AUSTRALIAN OPEN 2017 Finals – The messier the better

Having Indonesia scheduled in the last two fixtures of a final gave the stadium a sing-song atmosphere and playing catch up guaranteed the buzz, just not the biggest pay cheques. […]

Having Indonesia scheduled in the last two fixtures of a final gave the stadium a sing-song atmosphere and playing catch up guaranteed the buzz, just not the biggest pay cheques.

By Aaron Wong, Badzine Correspondent live in Sydney. Photos: Badmintonphoto (live)

Mixed doubles: Debby the MVP

Debby Susanto was the most valuable player in the messy mixed doubles affair. Indonesia swelled into action from 3-9 to win the first game and China reversed the scenario in the rubber from 3-10 down.

Play was messy in how either side attempted to get the other out of position but in the process exposed limitations of their own. Praveen Jordan and Debby Susanto worked as a tight unit for defending purposes but had problems covering the rest of the exposed space.

On the other hand, Chen Qingchen’s idiosyncrasies of technique, personality and court movement that’s so much of her appeal to fans and the ways she has revolutionised had been studied. With the guidance of coach Vita Marissa, the Indonesians made deliberate forceful deep returns whenever they sensed the kinetic Chinese pair would change formation.

The crowd loved the messiness and got what they came for twice over when an outmanoeuvred pair saved the first shuttle and hectic smashing and attempts to survive ensued with Susanto regularly diving for Zheng’s drop shots following his smashes. Jordan’s unreliable flat backhand drives spelled doom for any possible third comeback.

“Almost didn’t get it. This win is a big confidence booster for the World Championships,” smiled Zheng Siwei to the waiting press. “Losing any game is a normal outcome [but] we have to really study this match about how they caught up in the first. I realise part of the problem stems from my worries. We fell back because we were afraid to do what were are meant to do.”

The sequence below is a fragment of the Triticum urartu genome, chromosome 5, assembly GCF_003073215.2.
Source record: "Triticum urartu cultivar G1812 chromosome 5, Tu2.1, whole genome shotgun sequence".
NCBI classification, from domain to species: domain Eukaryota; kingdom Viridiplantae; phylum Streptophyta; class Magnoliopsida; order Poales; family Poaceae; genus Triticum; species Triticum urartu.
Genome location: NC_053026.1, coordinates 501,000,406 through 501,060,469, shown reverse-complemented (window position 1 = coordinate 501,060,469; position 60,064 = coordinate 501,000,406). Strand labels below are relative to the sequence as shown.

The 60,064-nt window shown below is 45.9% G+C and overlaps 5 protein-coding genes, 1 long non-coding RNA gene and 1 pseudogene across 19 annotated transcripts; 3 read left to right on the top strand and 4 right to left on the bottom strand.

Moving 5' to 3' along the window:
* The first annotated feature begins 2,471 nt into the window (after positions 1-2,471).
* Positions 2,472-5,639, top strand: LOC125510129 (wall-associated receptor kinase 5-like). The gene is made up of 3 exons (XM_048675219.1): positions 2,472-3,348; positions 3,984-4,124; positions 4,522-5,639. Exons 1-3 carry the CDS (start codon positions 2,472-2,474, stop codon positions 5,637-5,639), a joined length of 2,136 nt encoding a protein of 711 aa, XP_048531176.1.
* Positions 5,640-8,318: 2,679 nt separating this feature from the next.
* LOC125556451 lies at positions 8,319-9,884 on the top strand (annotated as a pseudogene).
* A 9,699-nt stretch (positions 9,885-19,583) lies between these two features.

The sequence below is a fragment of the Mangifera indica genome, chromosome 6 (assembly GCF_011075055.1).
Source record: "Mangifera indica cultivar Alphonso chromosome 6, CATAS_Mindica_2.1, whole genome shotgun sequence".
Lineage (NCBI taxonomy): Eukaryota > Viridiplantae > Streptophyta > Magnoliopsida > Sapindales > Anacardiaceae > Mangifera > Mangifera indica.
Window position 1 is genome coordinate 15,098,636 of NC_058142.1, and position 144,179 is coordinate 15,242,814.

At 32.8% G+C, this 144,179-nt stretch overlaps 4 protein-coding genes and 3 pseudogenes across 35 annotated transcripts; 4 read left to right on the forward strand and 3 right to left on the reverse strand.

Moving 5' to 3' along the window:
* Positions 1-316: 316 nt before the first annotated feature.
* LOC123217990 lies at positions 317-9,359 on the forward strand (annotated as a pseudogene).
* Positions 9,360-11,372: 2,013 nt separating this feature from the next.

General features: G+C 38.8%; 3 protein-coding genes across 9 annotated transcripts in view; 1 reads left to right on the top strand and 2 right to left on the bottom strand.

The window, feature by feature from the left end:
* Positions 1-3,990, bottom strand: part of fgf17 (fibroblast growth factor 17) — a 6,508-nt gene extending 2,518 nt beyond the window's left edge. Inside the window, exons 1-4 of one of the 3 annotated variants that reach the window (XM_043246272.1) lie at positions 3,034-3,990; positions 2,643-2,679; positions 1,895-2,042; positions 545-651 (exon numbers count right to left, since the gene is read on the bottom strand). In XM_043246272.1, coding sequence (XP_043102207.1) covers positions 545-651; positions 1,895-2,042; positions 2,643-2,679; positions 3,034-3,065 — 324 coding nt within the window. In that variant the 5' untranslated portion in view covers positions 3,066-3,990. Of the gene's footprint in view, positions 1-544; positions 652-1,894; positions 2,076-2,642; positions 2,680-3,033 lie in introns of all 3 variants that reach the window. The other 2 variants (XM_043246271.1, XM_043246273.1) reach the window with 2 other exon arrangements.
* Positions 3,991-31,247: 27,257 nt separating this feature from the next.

Park-Sonoda-Kamura vs Tan-Setiawan-Chew

The brains of coach Park Joo Bong on top of the very practised frenetic repertoire of Keigo Sonoda / Takeshi Kamura trumped the Malaysian-Indonesian combination of Tan Boon Heong / Hendra Setiawan’s first final and having former world #1 Chew Choon Eng in their corner.

There was a slight possibility of translating a debut final into Superseries stardom together. The individual wisdom and strokes of Tan and Setiawan were higher than their opponents’, as evidenced by the relaxed yet focused tailgating in the first game. This new combination are noticeably improving the understanding within their partnership. Tan’s signature smash, some Kido-esque backhands and late changing of direction on defence that’s been missed since Lee Yong Dae retired brought audience palms together.

But the big question was always going to be when the world #5 Japanese – who have also been making strides – start attacking faster, can the other side stop one of them coming forward? The character and strategy of the Japanese was anticipated but their increased smashing power was underestimated.

#1 change their beat to defeat #2

World #1 Misaki Matsutomo / Ayaka Takahashi played a little more like themselves in the final against world #2 Danes Kamilla Rytter Juhl / Christinna Pedersen to win in straight games, 21-10, 21-13.

Nevertheless, the Japanese again employed tactical changes which didn’t depend on Matsutomo habitually constructing and hunting down lot of points at the net. There were flick serves that were too high for Juhl to smash and both Japanese punched their high defence replies deep.

“We used a lot of energy in the last two matches. Today they were better than us in all aspects,” said Kamilla Rytter Juhl.

Final results
WS: Nozomi Okuhara (JPN) beat Akane Yamaguchi (JPN) [3]  21-12, 21-23, 21-17
WD:  Misaki Matsutomo / Ayaka Takahashi (JPN) [1] beat Kamilla Rytter Juhl / Christinna Pedersen (DEN) [2]  21-10, 21-13
MS:  Kidambi Srikanth (IND) beat Chen Long (CHN)  22-20, 21-16
MD:  Takeshi Kamura / Keigo Sonoda (JPN) [3] beat Hendra Setiawan (INA) / Tan Boon Heong (MAS)  21-17, 21-19
XD:  Zheng Siwei / Chen Qingchen (CHN) [1] beat Praveen Jordan / Debby Susanto (INA) [7]  18-21, 21-14, 21-17

Click here for complete results

Aaron Wong

About Aaron Wong

Aaron Wong only ever coveted badminton's coolest shot - a reverse backhand clear. He is renowned for two other things: 1) Writing tournament previews that adjust the focus between the panorama of the sport's progress, down to the microscopic level of explaining the striking characteristics of players; 2) Dozing off during men's doubles at the London Olympic Games. Contact him at: aaron @